Gonzo prophets look for God

What do porn star Annie Sprinkle, Burning Man founder Larry Harvey, U.C. Berkeley robotics professor Ken Goldberg and a cross-dressing “rebbetzin” have in common?

Nothing, really, except that they all shared the stage at the Jewish Community Center of San Francisco earlier this week — and all are Jewish except for Harvey.

In a wide-ranging panel discussion called “Gonzo Prophets: Spirituality, Activism and the Arts,” Sprinkle, Harvey and Goldberg were subjected to numerous questions by the platinum-coiffed Hadassah Gross, the alter ego of New York-based performance artist Amichai Lau-Levi.

While a discount was offered to those dressing in “playa-wear,” meaning the glitter, tutus and fabulousness that is de rigueur at Burning Man, the fact that it was a Monday night meant that most people showed up in their street clothes. In the audience, too, was local personality Frank Chiu, otherwise known to those who work in the Financial District as the “12 Galaxies” guy. What he was doing there remained a mystery, especially since he dozed off during most of the discussion, his ever-present sign pointed downward.

Gross, meanwhile, wore a fur stole — complete with paws — and spoke with a heavy Yiddish accent. She kept the audience chuckling by alternatively calling the porn star “Annie Shprinkle” and “Anneleh,” and referring to the annual arts festival in the Nevada desert as “Burning Mensch.”

In a nod to the porn star in their midst, Gross referred to God as “the G-spot,” and began by asking the panelists “Where in your life is there room for the G-spot?” Also, she wanted to know, “Is there God, spirituality or religion in what you do?”

While the panelists seemed to say that there was, God took a different form for each. For Harvey, it was people finding the sacred within themselves. For Sprinkle, it was felt in a really big orgasm, in which she felt connected to all things.

Goldberg said he always chafed at the concept of God as a higher power, as usually presented in organized religion. But, at the same time, he said there are sweet aspects to be found within religion, and specifically, within Judaism.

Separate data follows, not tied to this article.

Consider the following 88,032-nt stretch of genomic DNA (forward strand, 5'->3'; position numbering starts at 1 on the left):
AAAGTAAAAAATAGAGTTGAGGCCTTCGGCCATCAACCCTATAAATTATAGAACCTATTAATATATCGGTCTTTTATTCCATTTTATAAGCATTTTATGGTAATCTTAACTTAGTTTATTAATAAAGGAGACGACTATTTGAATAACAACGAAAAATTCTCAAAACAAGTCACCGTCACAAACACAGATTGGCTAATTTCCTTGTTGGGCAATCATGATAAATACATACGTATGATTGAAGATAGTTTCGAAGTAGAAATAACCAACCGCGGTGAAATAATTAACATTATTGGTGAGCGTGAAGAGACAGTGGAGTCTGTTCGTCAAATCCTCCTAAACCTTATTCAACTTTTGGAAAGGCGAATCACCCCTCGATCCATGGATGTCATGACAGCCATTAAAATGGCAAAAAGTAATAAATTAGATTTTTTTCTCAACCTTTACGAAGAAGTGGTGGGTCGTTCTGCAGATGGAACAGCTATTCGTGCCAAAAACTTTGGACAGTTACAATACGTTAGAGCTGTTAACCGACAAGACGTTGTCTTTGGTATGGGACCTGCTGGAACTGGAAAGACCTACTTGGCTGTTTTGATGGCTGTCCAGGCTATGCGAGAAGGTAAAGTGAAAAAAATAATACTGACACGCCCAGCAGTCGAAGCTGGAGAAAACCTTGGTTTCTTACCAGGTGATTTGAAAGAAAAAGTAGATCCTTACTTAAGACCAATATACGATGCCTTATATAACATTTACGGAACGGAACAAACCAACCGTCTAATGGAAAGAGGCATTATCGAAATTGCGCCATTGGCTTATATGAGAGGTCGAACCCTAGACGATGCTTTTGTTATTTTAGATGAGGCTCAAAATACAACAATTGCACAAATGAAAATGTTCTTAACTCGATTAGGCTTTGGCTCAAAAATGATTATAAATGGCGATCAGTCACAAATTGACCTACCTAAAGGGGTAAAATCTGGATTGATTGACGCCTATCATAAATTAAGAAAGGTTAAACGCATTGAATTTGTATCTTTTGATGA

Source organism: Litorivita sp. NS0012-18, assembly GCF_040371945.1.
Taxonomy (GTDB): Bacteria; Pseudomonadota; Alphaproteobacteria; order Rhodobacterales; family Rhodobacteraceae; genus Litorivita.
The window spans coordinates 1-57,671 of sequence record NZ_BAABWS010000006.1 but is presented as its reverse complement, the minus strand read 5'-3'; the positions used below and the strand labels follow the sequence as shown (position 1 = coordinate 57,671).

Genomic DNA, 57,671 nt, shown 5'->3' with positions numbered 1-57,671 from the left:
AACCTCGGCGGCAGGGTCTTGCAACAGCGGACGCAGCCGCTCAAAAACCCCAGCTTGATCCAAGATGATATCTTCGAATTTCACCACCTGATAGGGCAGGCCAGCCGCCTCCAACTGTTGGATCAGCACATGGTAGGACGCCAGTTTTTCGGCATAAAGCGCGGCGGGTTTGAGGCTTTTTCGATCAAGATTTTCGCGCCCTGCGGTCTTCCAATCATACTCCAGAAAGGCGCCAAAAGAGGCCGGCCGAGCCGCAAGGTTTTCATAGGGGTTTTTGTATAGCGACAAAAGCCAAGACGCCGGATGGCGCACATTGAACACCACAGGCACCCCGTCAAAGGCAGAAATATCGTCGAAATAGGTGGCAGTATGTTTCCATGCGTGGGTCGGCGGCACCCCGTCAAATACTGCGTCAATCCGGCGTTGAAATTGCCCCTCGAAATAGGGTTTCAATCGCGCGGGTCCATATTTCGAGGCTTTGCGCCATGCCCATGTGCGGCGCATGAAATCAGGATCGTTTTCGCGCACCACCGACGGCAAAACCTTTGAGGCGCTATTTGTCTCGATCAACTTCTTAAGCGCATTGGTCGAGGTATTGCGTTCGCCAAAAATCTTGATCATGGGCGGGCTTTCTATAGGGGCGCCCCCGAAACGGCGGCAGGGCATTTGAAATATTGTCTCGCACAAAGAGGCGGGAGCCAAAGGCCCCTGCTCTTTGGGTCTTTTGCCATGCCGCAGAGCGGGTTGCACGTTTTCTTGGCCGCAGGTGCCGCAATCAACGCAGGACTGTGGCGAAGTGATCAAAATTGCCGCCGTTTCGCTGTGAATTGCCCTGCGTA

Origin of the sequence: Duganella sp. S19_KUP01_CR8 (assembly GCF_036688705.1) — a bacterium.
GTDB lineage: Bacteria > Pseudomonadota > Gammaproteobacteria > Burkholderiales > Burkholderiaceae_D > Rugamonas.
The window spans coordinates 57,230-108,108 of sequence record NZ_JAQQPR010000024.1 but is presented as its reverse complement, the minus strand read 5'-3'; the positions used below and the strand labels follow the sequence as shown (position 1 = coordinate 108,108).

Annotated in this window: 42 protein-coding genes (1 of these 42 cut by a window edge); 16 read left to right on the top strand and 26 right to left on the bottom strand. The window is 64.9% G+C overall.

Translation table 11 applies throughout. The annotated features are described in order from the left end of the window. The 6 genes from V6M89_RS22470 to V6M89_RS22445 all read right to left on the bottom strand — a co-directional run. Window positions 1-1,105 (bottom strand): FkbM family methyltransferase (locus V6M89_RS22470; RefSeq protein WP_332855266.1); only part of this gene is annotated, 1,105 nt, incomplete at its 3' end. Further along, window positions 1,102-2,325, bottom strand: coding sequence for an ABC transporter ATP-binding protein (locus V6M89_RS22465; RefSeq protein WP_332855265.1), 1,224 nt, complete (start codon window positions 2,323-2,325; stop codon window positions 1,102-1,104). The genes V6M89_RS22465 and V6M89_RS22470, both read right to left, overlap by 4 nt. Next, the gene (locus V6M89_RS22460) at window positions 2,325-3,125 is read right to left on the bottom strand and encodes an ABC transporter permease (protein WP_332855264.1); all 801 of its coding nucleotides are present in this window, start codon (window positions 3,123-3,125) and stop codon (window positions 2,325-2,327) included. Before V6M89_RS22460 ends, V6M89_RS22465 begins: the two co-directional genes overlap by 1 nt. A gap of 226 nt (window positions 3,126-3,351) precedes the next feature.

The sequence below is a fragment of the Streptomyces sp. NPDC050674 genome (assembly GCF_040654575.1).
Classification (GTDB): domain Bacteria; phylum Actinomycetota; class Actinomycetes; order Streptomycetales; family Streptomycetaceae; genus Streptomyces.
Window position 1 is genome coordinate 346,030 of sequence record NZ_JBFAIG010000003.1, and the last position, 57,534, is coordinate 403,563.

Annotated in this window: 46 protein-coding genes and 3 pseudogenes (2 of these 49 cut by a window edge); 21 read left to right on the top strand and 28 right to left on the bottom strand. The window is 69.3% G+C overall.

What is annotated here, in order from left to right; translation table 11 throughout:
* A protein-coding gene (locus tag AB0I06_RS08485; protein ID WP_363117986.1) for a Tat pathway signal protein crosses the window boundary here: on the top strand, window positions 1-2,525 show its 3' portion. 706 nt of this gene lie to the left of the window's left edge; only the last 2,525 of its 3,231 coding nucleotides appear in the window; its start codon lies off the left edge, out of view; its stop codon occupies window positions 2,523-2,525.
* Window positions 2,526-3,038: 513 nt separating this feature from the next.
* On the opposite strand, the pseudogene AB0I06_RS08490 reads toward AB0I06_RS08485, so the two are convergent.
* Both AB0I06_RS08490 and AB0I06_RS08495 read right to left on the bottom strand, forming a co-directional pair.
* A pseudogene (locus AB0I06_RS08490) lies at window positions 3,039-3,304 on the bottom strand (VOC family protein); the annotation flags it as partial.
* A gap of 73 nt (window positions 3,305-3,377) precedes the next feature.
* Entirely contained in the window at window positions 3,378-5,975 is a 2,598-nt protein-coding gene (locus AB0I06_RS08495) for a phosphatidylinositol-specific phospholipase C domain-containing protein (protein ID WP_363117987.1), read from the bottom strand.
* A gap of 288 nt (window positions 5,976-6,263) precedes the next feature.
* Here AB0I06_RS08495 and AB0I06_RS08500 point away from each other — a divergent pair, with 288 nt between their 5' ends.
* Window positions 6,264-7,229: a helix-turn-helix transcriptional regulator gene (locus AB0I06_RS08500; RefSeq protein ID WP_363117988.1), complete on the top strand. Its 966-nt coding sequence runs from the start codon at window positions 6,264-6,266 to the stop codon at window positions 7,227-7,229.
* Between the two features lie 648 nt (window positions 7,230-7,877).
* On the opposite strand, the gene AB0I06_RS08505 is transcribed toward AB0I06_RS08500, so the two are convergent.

The conversation then led into a discussion of ritual, and how Goldberg had recently witnessed a friend of his — whom he described as a cynical hipster — at his son’s brit.

“Even with all his cynicism, he was gripped at that moment by the connection to his forefathers,” said Goldberg, describing the act as both primal and tribal.

Harvey followed up by discussing how Burning Man began, with just a handful of people on a beach in San Francisco, more than 20 years ago.

“When we first burned the man, we had no intent in founding anything,” he said. “But we found that many strangers joined us.”

While now the figure that is burned is several stories high, and the annual event attracts some 40,000 people, at that first one, “we were moved by the attention of strangers,” he said. “We formed a community without knowing we had done it. I remember looking at the people’s faces more than looking at the man.”

Harvey added that performing a ritual connects one to the “temporal axis in time, to the past and future.”

Sprinkle said that when she began her career as a young prostitute, each client’s visit was a sort of ritual, broken down into the payment, negotiation and the sexual act.

“I love the image of the sacred prostitute,” she said, “People used to go see a prostitute to connect with God.”

Sprinkle then showed a slide show that covered all aspects of her work, most of which has no place in a family newspaper.

Goldberg described some of his technological projects that he defined as ritual, such as one called “Telegarden,” a garden that could be watered and tended to by a robot. Users from all over the world could log onto his Web site and manipulate the robot into watering the garden or planting seeds.

“People are interested in communicating with others and having direct interaction,” he said.

Gross recalled seeing the Burning Man temple sculpture burn a ritual that takes place the day after the man is burned. “For me, I’m Jewish, and burning a temple has some baggage,” she said. “But to see it burn because the people want it to, and it then brings the desert back, it’s a very powerful ritual.”

Alix Wall
Alix Wall

Alix Wall is a contributing editor to J. She is also the founder of the Illuminoshi: The Not-So-Secret Society of Bay Area Jewish Food Professionals and is writer/producer of a documentary-in-progress called "The Lonely Child."